This Is Not Racist?

If this picture is offensive to you, donate 1$.  If a billion dollar a year company can produce top notch commercials to present their product to the public, that same company should put as much emphasis on it’s personnel’s education.

Said company is quite good at educating mass populations into their stores with the promise of a better life.  The reality is harsh.

This is an experiment to assess how many people still find this image unsettling.  And along with your dollar, please leave a comment as to why this image is offensive.

 

 

A WalMart employee celebrating Hallowe’en in Blackface.

Hello Out There

You wonder sometimes if there is really anybody out there? Do you ever get that feeling that there is, I know I do – and in these days and times it seems not even God is enough or rather faith in God. Are we alone in this vast Universe have we turned our backs on God or has God turned it’s back on us. Mankind professes to know so much, The Big Bang , went from a “theory” to a factoid even-though there is no real way to prove or disprove that theory.

So here we are in 2018 staring down an unknown but a seemingly apocalyptic future, man wants to be the creator of his own Universe. There is no insurance policy that protects this Earth in case of destruction. There is only faith, you either have it or you don’t, if you don’t have faith there is a certain emptiness that pervades your every waking moment.

If I had known what I know now then would I have chosen the same path? Was a life of unrighteousness worth the pain of the memory of so much gone wrong and spoiled bad and rotten. Losing ones faith to mediocrity and popular-ism seeking fame and fortune leads to the same 6 foot hole that a nameless vagrant lies in with no headstone.

We humans are so smart we can demand that it be as we say or we will make it so, and like Children arguing with a parent we think we get our way until we realize that we don’t. It was a smart creator that put the things in the Universes so far out of reach – when God thinks mankind is ready we will be free of the bonds of Earth, free to roam the stars and with Gods blessing.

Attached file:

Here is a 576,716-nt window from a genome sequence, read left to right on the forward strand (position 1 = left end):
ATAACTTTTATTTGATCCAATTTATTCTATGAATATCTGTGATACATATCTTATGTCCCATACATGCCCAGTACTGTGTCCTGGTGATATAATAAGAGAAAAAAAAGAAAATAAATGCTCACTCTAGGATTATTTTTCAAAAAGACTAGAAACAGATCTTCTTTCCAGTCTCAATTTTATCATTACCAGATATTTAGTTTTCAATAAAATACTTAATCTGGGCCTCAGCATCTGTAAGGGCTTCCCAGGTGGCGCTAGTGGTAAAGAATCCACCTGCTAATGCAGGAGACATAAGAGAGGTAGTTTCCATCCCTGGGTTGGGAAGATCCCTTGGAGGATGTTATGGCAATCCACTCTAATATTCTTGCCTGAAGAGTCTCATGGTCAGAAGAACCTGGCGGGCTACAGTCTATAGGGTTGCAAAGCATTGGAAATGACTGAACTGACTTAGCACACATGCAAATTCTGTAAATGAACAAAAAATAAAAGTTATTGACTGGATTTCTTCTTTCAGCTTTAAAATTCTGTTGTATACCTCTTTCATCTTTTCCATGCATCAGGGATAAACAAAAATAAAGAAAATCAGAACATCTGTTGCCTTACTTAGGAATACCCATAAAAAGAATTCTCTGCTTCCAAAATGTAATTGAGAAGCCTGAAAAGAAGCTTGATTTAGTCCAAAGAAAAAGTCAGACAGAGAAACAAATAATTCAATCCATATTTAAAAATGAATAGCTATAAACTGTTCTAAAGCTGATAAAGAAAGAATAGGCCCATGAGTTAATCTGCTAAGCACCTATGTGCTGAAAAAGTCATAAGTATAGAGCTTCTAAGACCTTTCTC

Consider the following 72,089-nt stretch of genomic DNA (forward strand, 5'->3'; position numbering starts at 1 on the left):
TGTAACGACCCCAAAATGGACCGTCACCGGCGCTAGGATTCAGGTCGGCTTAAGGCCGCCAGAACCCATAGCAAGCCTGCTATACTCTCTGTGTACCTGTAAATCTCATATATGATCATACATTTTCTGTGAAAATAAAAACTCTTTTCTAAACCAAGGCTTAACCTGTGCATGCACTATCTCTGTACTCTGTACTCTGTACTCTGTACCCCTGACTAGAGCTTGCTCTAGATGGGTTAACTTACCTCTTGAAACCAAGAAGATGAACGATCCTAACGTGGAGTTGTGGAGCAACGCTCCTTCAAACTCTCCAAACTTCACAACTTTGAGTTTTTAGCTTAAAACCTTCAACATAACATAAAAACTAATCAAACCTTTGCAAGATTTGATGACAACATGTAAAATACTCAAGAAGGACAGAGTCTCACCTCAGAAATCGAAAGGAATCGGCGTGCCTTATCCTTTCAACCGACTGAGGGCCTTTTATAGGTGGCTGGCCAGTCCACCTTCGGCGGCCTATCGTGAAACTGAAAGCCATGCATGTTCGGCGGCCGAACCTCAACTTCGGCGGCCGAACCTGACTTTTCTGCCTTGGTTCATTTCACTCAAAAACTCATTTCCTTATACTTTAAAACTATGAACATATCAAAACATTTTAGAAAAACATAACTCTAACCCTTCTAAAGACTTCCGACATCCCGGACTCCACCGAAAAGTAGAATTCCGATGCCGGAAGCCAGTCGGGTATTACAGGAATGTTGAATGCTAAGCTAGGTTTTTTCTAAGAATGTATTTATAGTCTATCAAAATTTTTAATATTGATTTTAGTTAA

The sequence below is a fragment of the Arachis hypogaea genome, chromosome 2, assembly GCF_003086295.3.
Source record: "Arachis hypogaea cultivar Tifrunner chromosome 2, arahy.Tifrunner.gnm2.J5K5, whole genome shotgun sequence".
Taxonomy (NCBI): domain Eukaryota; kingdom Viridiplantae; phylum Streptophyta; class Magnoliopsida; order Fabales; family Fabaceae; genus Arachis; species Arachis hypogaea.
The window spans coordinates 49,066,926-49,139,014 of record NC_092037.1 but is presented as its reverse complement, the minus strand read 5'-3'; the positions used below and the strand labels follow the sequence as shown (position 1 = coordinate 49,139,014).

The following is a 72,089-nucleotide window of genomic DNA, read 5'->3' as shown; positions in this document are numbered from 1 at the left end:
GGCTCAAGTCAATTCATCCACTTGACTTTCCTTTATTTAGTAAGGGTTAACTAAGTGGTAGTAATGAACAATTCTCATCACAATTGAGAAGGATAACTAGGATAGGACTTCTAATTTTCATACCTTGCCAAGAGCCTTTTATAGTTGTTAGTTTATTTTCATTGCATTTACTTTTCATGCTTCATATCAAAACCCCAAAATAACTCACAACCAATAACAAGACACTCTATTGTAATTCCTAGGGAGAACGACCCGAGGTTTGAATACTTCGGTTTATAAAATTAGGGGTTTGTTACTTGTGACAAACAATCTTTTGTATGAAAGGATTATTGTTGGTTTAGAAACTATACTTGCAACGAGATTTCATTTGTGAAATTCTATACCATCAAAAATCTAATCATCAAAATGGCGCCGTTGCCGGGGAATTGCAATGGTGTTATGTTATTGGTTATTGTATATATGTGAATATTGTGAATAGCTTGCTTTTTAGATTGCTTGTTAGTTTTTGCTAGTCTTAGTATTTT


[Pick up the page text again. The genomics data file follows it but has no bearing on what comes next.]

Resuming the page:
What Needs to be Done to End Homelessness?

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Noreen date of birth ? death was in 2012, she loved music any-kind of good music. She loved to party and that she did until the end.

An adequate supply of safe, affordable and appropriate housing is a prerequisite to truly ending homelessness in the long term. This includes ensuring that people who are chronically and episodically homeless are prioritized and that systems are in place to enable such persons to receive housing and supports through Housing First programs. In a tight housing market, implementing a Housing First agenda becomes that much more challenging. It is also important to address the supply of affordable housing, in order to broaden access for other priority populations, including women fleeing violence, Aboriginal Peoples, families, seniors and youth, for instance.

Ultimately, addressing Canada’s housing crisis comes down to money, which then begs the question about our national priorities.

Canadian homeowners enjoy over $8.6 billion in annual tax and other benefits. This kind of investment in home ownership is important because it benefits millions of middle-income households.

Spending on affordable housing for Canada’s poorest households however, is less than one quarter of that invested in homeownership, approximately $2.1 billion per year and has declined quite dramatically over the past 25 years.

Ironically, it costs more to ignore our housing problem than it would to fix it. Consider the estimate that homelessness alone costs the Canadian economy over $7 billion per year. While the Government of Canada invests $119 million annually to address homelessness through the Homelessness Partnering Strategy (provinces and municipalities also invest), this is not sufficient to address the problem and as a result has not led to a noticeable reduction in homelessness.

By not investing adequately in housing for the poorest Canadians, health care, justice and other taxpayer-funded costs increase.

Put another way, as Canadians, we are spending more money on people who do not need help compared to those in greatest need. And by not spending on those in greatest need, we are not only creating hardship for many Canadian families, we are creating a considerably larger expense for the Canadian economy.

We can do things differently. In the State of Homelessness in Canada 2014, we propose a robust housing investment strategy that would cost the economy much less than the current costs of homelessness. The key elements of our strategy include the following proposals:

 

 

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